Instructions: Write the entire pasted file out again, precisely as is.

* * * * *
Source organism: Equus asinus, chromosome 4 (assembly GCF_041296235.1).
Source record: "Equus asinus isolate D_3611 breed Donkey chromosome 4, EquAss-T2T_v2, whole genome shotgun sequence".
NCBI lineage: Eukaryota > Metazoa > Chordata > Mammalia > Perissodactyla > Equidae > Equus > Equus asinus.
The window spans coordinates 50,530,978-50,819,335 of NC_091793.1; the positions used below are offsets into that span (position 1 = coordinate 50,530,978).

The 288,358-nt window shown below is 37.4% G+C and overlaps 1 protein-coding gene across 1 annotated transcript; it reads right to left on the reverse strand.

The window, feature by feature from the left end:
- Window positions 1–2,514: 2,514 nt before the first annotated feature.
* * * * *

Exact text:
Source organism: Equus asinus, chromosome 4 (assembly GCF_041296235.1).
Source record: "Equus asinus isolate D_3611 breed Donkey chromosome 4, EquAss-T2T_v2, whole genome shotgun sequence".
NCBI lineage: Eukaryota > Metazoa > Chordata > Mammalia > Perissodactyla > Equidae > Equus > Equus asinus.
The window spans coordinates 50,530,978-50,819,335 of NC_091793.1; the positions used below are offsets into that span (position 1 = coordinate 50,530,978).

The 288,358-nt window shown below is 37.4% G+C and overlaps 1 protein-coding gene across 1 annotated transcript; it reads right to left on the reverse strand.

The window, feature by feature from the left end:
- Window positions 1–2,514: 2,514 nt before the first annotated feature.